Newborn Baby Health Care

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When you get to bring your newborn home, what fun! But also the baby care really starts in earnest, too. Read on for the ways you can take care of your newborn’s health in the first few weeks.

Umbilical cord care

Your baby is nourished and supplied oxygen for most of their time in utero through the blood vessels of the umbilical cord and placenta, and this lifeline also takes carbon dioxide and waste out of baby’s body to yours, where it can be properly processed and disposed of.  After your baby is born, they don’t need their umbilical cord any more. The cord is usually clamped and cut within the first hour after birth, but then your baby has a small stump and clamp that remains.

Your care provider will let you know exactly how to manage baby’s healing belly button, but the main thing to know is: don’t mess with it too much. If you can, keep clothes loose and diapers out of the way, and keep an eye on it for excessive bleeding and redness. If you have any concerns call your midwife or pediatrician. It’s normal for it to dry out and then come off on its own anywhere from a few days to two weeks. Before my baby’s umbilical stump fell off, it started to smell weird, and I was worried, but it turns out that some weird smells can be normal, too.

First care provider visits

Within a few days of coming home from your birthplace—whether that’s the hospital or a birth center—your baby needs to see a care provider. If you had your baby at home, it needs to happen within a few days of birth. Depending upon your care provider’s policies, who your baby sees at day two or three of life could vary. Many midwives see babies through four or six weeks old, so you would take your baby in to them until your baby is a little older and then care would transfer to your pediatrician. Physicians usually turn over care of the baby right after birth to the baby’s pediatrician. You might be in a practice that does a home visit the first few days and then might also see the baby in office at two weeks, or your care provider might expect to see you in their office at two days.

Care providers like to check in with babies at two to three days old, then at two weeks, one month, two months, four months, six months, nine months, and a year. You can learn more about what to expect from your newborn’s doctor’s appointments in this blog post.

A couple of things to watch out for

Bringing home your new baby can feel overwhelming. In addition to the all the regular newborn baby care, such as feeding, diapering, and getting baby to sleep, there are a few health-related things to watch out for as well. We’ll discuss group B strep and jaundice here, and your care provider will let you know if these or anything else is a concern. If you’re not sure, it’s always okay to ask.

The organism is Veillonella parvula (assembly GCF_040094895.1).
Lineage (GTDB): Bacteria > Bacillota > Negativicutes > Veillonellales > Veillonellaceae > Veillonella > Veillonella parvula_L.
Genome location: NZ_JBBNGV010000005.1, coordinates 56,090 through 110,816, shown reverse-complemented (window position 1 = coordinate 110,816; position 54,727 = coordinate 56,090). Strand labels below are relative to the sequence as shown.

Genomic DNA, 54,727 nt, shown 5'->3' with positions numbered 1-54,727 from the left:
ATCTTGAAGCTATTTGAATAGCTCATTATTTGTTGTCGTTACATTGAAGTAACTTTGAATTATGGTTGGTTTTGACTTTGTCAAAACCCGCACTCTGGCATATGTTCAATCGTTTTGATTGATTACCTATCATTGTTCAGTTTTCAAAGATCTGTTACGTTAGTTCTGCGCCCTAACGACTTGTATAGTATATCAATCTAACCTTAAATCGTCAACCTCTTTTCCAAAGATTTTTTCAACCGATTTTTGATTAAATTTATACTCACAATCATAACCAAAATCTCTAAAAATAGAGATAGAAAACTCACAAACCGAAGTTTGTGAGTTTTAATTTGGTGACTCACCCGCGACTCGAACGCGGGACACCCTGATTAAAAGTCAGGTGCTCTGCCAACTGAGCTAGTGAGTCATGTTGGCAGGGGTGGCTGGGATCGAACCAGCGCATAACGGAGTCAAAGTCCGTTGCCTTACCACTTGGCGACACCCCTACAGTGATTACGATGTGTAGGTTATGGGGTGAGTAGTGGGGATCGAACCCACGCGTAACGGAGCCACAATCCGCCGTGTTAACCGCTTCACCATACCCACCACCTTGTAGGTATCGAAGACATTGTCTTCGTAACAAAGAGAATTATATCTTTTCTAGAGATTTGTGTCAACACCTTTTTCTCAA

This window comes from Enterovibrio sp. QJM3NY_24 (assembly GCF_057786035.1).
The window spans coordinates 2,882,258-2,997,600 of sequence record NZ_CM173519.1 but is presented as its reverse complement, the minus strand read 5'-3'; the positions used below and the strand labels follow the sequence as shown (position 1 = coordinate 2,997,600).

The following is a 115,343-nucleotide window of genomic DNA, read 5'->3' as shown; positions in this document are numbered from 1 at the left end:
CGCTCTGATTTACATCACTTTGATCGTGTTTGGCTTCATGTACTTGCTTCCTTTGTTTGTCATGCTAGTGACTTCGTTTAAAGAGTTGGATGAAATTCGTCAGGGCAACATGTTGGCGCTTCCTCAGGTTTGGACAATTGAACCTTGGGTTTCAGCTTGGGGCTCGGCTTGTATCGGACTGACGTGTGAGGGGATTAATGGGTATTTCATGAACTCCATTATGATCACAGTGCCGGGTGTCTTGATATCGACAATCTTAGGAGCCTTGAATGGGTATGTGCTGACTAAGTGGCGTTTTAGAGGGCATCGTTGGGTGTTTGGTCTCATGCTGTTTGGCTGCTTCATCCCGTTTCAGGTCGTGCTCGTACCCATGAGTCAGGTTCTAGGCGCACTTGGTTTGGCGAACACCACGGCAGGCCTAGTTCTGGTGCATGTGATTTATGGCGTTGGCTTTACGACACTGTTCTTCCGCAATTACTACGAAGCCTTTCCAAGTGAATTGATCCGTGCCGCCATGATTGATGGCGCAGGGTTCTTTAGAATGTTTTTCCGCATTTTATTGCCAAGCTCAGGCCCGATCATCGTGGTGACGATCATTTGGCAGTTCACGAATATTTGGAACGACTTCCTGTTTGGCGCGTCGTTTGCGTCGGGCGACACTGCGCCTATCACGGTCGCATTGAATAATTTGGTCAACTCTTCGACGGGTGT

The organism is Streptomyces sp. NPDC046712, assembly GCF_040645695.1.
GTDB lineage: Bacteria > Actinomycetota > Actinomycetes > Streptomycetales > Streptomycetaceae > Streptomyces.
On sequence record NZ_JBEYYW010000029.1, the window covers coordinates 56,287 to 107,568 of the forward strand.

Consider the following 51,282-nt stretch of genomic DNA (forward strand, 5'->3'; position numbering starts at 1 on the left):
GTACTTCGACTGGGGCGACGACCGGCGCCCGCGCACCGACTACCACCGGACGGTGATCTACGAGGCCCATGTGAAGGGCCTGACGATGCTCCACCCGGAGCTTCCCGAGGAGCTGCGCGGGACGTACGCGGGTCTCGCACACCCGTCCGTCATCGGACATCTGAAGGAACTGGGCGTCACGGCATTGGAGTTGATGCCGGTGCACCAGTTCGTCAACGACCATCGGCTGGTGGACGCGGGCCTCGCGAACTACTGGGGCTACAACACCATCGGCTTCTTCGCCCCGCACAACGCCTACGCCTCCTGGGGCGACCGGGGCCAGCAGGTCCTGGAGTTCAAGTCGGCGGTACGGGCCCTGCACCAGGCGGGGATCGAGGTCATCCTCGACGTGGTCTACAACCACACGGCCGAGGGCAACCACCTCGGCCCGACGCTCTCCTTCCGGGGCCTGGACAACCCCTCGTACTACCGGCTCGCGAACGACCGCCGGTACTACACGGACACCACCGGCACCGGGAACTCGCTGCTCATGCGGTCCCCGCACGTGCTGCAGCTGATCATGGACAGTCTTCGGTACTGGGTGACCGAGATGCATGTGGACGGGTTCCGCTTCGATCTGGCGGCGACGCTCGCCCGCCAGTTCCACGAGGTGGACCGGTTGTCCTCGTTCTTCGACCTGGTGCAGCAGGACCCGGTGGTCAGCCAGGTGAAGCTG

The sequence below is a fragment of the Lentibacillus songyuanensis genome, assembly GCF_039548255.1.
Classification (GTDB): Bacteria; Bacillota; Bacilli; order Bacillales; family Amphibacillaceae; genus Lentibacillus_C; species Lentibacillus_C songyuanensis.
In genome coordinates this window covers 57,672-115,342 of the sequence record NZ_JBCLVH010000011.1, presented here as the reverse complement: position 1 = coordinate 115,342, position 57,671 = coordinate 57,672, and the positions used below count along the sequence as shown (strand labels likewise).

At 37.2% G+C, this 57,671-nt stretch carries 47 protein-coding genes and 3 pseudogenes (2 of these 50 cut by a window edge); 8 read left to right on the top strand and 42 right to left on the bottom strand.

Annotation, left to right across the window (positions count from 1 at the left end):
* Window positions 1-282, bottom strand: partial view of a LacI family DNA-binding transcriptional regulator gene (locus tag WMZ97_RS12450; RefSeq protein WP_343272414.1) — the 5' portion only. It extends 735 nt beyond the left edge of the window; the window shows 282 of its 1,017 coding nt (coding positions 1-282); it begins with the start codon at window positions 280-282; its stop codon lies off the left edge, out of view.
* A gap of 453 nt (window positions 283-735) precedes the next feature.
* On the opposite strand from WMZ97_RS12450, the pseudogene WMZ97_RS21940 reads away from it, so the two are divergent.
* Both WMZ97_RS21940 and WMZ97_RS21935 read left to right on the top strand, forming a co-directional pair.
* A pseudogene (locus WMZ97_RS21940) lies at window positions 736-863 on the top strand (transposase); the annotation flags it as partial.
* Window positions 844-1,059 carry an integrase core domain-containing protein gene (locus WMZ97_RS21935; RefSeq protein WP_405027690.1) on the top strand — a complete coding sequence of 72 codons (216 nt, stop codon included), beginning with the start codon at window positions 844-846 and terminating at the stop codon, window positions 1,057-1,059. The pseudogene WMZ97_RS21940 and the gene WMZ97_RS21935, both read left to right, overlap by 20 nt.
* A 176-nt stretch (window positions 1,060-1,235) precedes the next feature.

Jaundice—which shows up as a yellowing of the baby’s skin—is fairly common in newborns. It’s caused by bilirubin, a chemical in the blood that the liver removes. Before birth, the pregnant person’s liver does the work to remove bilirubin from the blood, but after birth, baby’s liver has to do it. Some babies’ livers just take a while to become efficient at removing the bilirubin. If your baby is jaundiced, it’s important to keep an eye on it and check in with your care provider about what they recommend. Sometimes it’s enough to hold your diapered baby in the sun coming through the window, and sometimes babies go back to the hospital for light therapy, both of which help the bilirubin break down. You can learn even more about jaundice in this blog post.

If you tested positive for group B strep (GBS) during pregnancy, your care provider will let you know and likely offer you antibiotics during labor. It is very rare that your baby would have adverse effects from GBS, but if you were positive during pregnancy, be aware that there is a possibility that baby could become infected. Common signs of infection are trouble breathing, fever, and difficulty waking them. Call your pediatrician immediately if you have any concerns at all about your baby’s health.

Abby Olena
Dr. Abby Olena has a PhD in Biological Sciences from Vanderbilt University. She lives with her husband and children in North Carolina, where she writes about science and parenting, produces a conversational podcast, and teaches prenatal yoga.

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